In 2022, we started cooperation with Hrvatska Elektroprivreda (HEP) on the project ” Biospeleological exploration of caves in the significant landscape Baraćeve špilje”. In the area, in addition to the Baraćeve špilje caves, eight more caves are recorded. The goal of this project is to explore subterranean fauna in four biologically unexplored caves: Špilja na Baraćevoj brini, Suvaja, Špilja s lijepim ulazom and Špilja u suhoj dolini. In those localities, we will make an inventory of the subterranean fauna, measure microclimatic parameters, and photograph the interior of the caves and cave entrances. We will determine species for the collected material and statistically process the results. After the research is completed, and in cooperation with the Barać Cave Public Institution, a lecture will be organized on the results of the project in order to raise general public awareness of the importance and value of preserving the natural state of the underground habitats and associated fauna.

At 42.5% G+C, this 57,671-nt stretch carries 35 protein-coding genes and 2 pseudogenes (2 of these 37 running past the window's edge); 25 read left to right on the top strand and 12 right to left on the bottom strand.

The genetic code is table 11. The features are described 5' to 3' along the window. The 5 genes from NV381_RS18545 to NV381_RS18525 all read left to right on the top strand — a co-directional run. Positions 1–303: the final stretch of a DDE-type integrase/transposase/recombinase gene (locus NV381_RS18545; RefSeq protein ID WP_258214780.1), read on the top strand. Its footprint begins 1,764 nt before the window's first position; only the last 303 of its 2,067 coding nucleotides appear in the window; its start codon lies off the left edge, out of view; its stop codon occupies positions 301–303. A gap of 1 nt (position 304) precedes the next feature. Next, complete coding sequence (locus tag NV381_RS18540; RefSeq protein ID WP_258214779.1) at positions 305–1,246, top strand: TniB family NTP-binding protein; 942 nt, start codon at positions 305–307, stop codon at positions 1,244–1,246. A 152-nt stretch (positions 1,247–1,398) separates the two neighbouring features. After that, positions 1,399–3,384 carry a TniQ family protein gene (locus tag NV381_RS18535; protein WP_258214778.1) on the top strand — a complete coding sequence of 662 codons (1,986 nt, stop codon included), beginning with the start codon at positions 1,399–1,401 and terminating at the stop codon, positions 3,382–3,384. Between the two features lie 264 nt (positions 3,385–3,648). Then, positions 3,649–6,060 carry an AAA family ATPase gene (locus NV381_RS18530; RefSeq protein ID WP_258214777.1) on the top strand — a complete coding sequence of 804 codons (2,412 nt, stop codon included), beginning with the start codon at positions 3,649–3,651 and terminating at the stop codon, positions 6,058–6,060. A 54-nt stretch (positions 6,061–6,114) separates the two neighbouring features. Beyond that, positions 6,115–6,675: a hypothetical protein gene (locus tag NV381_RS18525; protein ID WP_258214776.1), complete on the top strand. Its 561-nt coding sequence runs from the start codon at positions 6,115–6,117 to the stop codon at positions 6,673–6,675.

The service of performing field work for the TTP Evolution in the Dark project
How organisms adapt to the environment and generate novel phenotypes are fundamental questions in biology. For this reason, the project Evolution in the Dark was started in 2019 at the Ruđer Bošković Institute. Objective of the project is to establish an independent research group and lab to explore the effect of the environment and investigate the molecular origin of a major evolutionary adaptation.
For the research, the group has animal facilities for maintenance and breeding of research organisms adapted to caves: teleost fish Astyanax mexicanus and various subterranean invertebrates such as cave planaria, cave mollusks and cave arthropods, alongside with their surface relatives.
From the begining of the project, CBSS is hired as an expert associate for determination of distribution data of target cave species, planing and performing field work, and habitat characterization for target species.
The project lasts until May 2024.
Scientific monograph “Terrestrial and aquatic cave fauna of Crnopac”